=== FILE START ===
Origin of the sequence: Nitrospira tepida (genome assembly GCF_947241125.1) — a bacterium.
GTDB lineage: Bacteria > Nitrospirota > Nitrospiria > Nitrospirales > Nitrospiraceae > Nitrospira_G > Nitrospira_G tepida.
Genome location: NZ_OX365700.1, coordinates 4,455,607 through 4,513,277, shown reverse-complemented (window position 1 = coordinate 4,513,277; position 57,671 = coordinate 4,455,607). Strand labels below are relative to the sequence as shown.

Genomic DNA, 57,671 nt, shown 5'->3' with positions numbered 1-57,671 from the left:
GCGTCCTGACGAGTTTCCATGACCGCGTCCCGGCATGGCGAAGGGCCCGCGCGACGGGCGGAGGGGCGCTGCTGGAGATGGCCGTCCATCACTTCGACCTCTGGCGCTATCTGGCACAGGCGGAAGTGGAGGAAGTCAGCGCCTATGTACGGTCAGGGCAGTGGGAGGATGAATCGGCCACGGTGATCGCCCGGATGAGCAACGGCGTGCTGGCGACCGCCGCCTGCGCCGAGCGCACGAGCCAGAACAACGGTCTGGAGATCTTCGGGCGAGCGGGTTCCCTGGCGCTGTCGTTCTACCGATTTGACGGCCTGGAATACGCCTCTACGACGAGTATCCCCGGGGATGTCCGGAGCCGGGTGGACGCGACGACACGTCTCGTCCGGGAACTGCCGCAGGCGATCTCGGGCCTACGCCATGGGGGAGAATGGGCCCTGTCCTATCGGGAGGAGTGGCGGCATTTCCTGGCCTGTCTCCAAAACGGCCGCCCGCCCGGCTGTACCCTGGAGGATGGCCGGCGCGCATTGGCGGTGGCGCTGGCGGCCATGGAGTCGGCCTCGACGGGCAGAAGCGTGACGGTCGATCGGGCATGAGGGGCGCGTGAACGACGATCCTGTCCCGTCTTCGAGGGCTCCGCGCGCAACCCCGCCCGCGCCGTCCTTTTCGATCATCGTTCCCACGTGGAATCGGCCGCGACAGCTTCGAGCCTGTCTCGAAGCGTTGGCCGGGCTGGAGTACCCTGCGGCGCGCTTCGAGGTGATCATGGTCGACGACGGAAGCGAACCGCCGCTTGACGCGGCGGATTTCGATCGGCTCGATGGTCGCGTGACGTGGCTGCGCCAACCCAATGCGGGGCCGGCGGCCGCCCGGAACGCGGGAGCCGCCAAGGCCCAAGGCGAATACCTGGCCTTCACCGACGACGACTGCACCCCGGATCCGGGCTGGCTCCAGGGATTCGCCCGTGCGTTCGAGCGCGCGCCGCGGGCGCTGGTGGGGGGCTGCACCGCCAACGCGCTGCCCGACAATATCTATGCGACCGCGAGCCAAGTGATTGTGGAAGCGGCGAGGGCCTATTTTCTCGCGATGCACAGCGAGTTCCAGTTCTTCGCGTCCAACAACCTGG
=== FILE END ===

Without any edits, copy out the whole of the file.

Origin of the sequence: Nitrospira tepida (genome assembly GCF_947241125.1) — a bacterium.
GTDB lineage: Bacteria > Nitrospirota > Nitrospiria > Nitrospirales > Nitrospiraceae > Nitrospira_G > Nitrospira_G tepida.
Genome location: NZ_OX365700.1, coordinates 4,455,607 through 4,513,277, shown reverse-complemented (window position 1 = coordinate 4,513,277; position 57,671 = coordinate 4,455,607). Strand labels below are relative to the sequence as shown.

Genomic DNA, 57,671 nt, shown 5'->3' with positions numbered 1-57,671 from the left:
GCGTCCTGACGAGTTTCCATGACCGCGTCCCGGCATGGCGAAGGGCCCGCGCGACGGGCGGAGGGGCGCTGCTGGAGATGGCCGTCCATCACTTCGACCTCTGGCGCTATCTGGCACAGGCGGAAGTGGAGGAAGTCAGCGCCTATGTACGGTCAGGGCAGTGGGAGGATGAATCGGCCACGGTGATCGCCCGGATGAGCAACGGCGTGCTGGCGACCGCCGCCTGCGCCGAGCGCACGAGCCAGAACAACGGTCTGGAGATCTTCGGGCGAGCGGGTTCCCTGGCGCTGTCGTTCTACCGATTTGACGGCCTGGAATACGCCTCTACGACGAGTATCCCCGGGGATGTCCGGAGCCGGGTGGACGCGACGACACGTCTCGTCCGGGAACTGCCGCAGGCGATCTCGGGCCTACGCCATGGGGGAGAATGGGCCCTGTCCTATCGGGAGGAGTGGCGGCATTTCCTGGCCTGTCTCCAAAACGGCCGCCCGCCCGGCTGTACCCTGGAGGATGGCCGGCGCGCATTGGCGGTGGCGCTGGCGGCCATGGAGTCGGCCTCGACGGGCAGAAGCGTGACGGTCGATCGGGCATGAGGGGCGCGTGAACGACGATCCTGTCCCGTCTTCGAGGGCTCCGCGCGCAACCCCGCCCGCGCCGTCCTTTTCGATCATCGTTCCCACGTGGAATCGGCCGCGACAGCTTCGAGCCTGTCTCGAAGCGTTGGCCGGGCTGGAGTACCCTGCGGCGCGCTTCGAGGTGATCATGGTCGACGACGGAAGCGAACCGCCGCTTGACGCGGCGGATTTCGATCGGCTCGATGGTCGCGTGACGTGGCTGCGCCAACCCAATGCGGGGCCGGCGGCCGCCCGGAACGCGGGAGCCGCCAAGGCCCAAGGCGAATACCTGGCCTTCACCGACGACGACTGCACCCCGGATCCGGGCTGGCTCCAGGGATTCGCCCGTGCGTTCGAGCGCGCGCCGCGGGCGCTGGTGGGGGGCTGCACCGCCAACGCGCTGCCCGACAATATCTATGCGACCGCGAGCCAAGTGATTGTGGAAGCGGCGAGGGCCTATTTTCTCGCGATGCACAGCGAGTTCCAGTTCTTCGCGTCCAACAACCTGG